There are many ways that Adults can be involved in the Scout Group family.

Come back to Scouting

Where you a scout in the past? Do you remember having fun camping, playing wide games or an evening spent around a camp fire? Why not help today’s young people get the the most they can out of their scouting experience.


After the uniformed members of the group, Parents are the next most important group of people associated with the group. Parents can help in many ways not least by ensuring that the young people attend regularly and arrive and are collected on time.

Parents also have a wide range of experience and knowledge that they can pass on. We encourage all parents to take part in the parents rota and volunteer to help with one meeting a term, (don’t worry, you will not left to fend for yourselves). Not only will you have the chance to experience an activity that your child enjoys, you might also have fun yourself 🙂

The group is also very dependent on parents to help with fundraising activities, this will only take up an hour or 2 of your time, have a look at our fund raising page to see what we do or just use our website to access your favourite online shops who will make a donation at no cost to yourself for each purchase. Perhaps you have some great ideas about how else we could raise funds.

How can I help with Scouting?

There are many ways in which you can give your time to help Scouting whatever your gender, age, abilities and skills. Simply let us know your availability and how you would like to help. All the different roles are explained here.

If you are interested please get in contact.

What’s holding you back?

In the 2012 on the Impact of Scouting, youth members report the following:

Young people will develop a wide range of skills through

  • 82% of young people said that Scouting helps them to develop their character and confidence.
  • 87% of young people said that Scouting helped them to contribute to their communities.
  • 92% of young people said that Scouting helped them build good relationships and social skills.
  • 88% of young people said that Scouting helped them at school and in employment.

But it’s not just the young people, the report also found that volunteers benefited greatly too:

  • 91% of volunteers said that Scouting had helped them develop key skills, such as leadership, teamwork, character development and social skills.
  • 97% of volunteers said that being involved helped them with relationship-building.
  • 97% of volunteers said that Scouting helped them develop their volunteering activity including contributing to the community, improved understanding of the community and improved skills for volunteering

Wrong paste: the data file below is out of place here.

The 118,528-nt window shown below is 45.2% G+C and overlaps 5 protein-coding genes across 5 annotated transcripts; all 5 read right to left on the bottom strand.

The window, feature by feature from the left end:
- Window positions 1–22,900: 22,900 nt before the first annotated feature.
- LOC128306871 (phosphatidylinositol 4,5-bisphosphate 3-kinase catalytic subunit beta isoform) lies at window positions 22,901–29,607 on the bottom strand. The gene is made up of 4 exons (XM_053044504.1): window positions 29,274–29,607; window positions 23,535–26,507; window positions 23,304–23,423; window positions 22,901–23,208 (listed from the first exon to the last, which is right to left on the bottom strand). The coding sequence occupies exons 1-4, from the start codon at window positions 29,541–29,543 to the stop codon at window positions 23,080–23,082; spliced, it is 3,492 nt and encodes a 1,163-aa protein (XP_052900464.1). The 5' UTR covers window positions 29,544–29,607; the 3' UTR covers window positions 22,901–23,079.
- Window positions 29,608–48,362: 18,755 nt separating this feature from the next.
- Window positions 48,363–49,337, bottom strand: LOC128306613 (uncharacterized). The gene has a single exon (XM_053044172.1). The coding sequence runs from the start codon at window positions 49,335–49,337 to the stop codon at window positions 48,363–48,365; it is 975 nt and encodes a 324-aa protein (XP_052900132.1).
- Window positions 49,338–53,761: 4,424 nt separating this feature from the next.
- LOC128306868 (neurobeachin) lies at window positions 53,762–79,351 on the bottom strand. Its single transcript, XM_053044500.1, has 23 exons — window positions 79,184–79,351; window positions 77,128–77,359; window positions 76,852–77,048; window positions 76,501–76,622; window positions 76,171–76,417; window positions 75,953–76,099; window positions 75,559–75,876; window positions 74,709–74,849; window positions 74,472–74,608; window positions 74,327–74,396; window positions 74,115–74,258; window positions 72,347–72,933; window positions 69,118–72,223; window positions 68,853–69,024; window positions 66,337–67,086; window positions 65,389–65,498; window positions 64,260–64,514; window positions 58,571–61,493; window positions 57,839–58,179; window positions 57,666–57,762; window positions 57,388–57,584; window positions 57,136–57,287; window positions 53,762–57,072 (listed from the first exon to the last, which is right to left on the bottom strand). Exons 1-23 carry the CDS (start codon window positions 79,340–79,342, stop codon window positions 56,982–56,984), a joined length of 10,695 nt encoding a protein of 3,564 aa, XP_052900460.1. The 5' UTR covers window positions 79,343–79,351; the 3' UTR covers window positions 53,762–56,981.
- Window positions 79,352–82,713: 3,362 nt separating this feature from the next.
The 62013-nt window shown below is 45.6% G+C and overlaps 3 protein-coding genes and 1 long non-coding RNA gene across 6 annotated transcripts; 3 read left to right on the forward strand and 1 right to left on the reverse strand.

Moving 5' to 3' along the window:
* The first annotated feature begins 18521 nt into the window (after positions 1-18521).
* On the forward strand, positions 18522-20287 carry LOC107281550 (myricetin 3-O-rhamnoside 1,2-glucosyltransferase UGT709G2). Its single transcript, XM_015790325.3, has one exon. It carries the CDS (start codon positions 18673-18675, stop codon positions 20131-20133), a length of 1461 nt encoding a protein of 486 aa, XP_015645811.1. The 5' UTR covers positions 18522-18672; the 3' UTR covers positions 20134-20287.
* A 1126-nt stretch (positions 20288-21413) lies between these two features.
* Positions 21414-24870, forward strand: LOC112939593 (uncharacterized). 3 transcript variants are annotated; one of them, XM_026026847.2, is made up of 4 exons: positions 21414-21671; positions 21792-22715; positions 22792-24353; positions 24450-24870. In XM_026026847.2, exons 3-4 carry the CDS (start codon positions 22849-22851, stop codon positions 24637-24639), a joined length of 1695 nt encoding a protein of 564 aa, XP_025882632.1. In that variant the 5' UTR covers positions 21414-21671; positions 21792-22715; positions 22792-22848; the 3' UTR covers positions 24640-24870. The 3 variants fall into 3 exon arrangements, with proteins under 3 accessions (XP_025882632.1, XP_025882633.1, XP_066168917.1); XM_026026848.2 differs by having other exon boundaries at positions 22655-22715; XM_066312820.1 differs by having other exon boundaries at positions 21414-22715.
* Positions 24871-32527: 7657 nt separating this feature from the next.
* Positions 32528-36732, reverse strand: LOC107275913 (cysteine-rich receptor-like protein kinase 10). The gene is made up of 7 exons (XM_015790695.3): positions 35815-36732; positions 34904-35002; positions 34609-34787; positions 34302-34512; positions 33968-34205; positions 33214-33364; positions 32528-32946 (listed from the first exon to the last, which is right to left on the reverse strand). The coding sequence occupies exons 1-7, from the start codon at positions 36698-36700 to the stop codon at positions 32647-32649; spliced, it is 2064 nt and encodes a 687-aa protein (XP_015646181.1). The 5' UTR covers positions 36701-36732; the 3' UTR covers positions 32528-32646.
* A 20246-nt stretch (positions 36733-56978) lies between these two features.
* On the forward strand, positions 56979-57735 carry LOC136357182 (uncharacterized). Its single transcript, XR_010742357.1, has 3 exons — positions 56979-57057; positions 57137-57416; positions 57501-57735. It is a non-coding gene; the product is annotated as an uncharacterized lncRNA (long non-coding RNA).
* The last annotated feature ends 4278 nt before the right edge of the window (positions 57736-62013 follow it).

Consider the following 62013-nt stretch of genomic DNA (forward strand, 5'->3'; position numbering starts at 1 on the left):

• 95% said that Scouting helped them improve their physical skills, including the improved ability to cope with outdoor conditions.

So what’s holding you back?

I don’t have a background in Scouting, does this matter?

No previous Scouting experience is needed. Energy and enthusiasm are the qualities we are looking for.

I will only be able to help out on a flexible basis, is this ok?

Yes. There are many different ways to help in Scouting and many of these can be adapted to suit your needs. Whether you can help out once a fortnight, month or term or just at special events or camps, there is bound to be a role you can play. Learn more.

Will I get paid?

Unfortunately, as a voluntary organisation we are unable to pay volunteers for the time they give to Scouting. Out of pocket expenses are paid and we offer opportunities for leaders to take part in activities and social activities.

What are the benefits of helping out?

There are a number of benefits you can gain from volunteering. Spending time with your child, learning new skills and contributing to your community are just a few of the reasons why our current Leaders choose to spend some of their spare time in Scouting.

I don’t have a specific skill but am keen to help out, what can I do?

Everyone will have a skill, attribute or ability that they can pass on to our young people. One of the best things about volunteering however, is the chance to learn new skills you may not have been able to otherwise.

Do I have to wear uniform?

No. Although Scouting is a uniformed organisation, adults in Scouting do not have to wear a uniform.

Are there any age restrictions on helping out?

As long as you are over 18 years of age, you can help out as an adult volunteer in Scouting. There is no upper age limit for adult volunteers. If you are aged between 14-18, there is the option of becoming a Young Leader. More information about the Young Leaders’ Scheme.

Will I be insured?

Yes. All Members are covered under our Personal Accident and Medical Expenses Policy.

So what next?

Don’t be shy, act today. Why not contact us to see what it’s all about. If you know somebody who’d be perfect, point them towards us as well.